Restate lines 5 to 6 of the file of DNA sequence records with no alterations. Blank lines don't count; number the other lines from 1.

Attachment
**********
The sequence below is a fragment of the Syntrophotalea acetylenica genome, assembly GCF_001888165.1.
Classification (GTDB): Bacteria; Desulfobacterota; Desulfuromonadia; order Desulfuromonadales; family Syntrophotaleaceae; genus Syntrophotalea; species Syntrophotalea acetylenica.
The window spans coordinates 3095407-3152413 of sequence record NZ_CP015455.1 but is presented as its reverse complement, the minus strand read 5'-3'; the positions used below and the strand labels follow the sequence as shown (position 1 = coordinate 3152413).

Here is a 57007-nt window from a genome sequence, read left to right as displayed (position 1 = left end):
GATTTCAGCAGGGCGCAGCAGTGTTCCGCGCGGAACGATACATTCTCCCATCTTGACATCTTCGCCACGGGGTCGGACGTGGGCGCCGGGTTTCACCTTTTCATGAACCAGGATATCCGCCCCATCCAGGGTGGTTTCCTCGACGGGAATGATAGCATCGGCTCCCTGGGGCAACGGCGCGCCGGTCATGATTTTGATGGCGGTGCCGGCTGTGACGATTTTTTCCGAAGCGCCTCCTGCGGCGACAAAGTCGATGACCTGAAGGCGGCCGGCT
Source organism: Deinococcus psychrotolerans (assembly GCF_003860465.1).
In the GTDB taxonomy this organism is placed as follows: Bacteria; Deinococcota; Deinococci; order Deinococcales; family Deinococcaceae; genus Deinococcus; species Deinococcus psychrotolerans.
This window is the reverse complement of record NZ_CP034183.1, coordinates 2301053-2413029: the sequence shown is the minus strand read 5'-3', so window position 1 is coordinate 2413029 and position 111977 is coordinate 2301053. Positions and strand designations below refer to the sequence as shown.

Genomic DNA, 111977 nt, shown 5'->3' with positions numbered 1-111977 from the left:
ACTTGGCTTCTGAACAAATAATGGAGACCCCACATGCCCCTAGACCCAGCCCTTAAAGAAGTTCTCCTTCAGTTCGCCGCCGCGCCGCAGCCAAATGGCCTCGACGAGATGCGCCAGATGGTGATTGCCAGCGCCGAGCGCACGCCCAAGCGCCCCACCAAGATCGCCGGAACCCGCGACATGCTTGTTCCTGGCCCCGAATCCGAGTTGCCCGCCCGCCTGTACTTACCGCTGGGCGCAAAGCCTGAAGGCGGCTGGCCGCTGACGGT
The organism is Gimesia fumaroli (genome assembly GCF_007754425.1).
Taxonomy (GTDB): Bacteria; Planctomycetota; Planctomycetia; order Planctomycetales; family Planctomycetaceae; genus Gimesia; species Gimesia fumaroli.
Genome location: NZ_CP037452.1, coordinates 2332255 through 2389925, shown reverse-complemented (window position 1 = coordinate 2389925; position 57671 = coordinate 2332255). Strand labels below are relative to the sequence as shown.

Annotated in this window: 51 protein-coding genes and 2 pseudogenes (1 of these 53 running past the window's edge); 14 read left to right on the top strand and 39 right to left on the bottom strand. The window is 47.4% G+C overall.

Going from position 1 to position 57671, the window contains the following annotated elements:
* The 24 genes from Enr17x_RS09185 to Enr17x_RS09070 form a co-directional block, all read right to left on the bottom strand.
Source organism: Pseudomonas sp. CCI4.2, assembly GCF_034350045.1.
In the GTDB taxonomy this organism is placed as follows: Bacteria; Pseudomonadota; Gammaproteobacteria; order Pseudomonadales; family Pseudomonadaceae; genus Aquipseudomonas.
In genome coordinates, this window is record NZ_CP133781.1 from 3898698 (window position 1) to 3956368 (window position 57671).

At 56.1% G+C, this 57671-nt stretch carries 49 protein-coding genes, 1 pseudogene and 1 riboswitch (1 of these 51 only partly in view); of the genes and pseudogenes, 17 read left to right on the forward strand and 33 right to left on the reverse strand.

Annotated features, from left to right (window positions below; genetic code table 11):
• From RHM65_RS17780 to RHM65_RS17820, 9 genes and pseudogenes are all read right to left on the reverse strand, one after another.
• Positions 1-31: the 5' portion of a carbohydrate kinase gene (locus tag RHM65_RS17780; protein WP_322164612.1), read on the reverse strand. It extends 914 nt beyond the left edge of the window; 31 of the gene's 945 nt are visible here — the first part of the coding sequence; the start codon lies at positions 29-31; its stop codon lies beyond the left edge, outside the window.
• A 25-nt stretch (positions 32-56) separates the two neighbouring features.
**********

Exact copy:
GATTTCAGCAGGGCGCAGCAGTGTTCCGCGCGGAACGATACATTCTCCCATCTTGACATCTTCGCCACGGGGTCGGACGTGGGCGCCGGGTTTCACCTTTTCATGAACCAGGATATCCGCCCCATCCAGGGTGGTTTCCTCGACGGGAATGATAGCATCGGCTCCCTGGGGCAACGGCGCGCCGGTCATGATTTTGATGGCGGTGCCGGCTGTGACGATTTTTTCCGAAGCGCCTCCTGCGGCGACAAAGTCGATGACCTGAAGGCGGCCGGCT
Source organism: Deinococcus psychrotolerans (assembly GCF_003860465.1).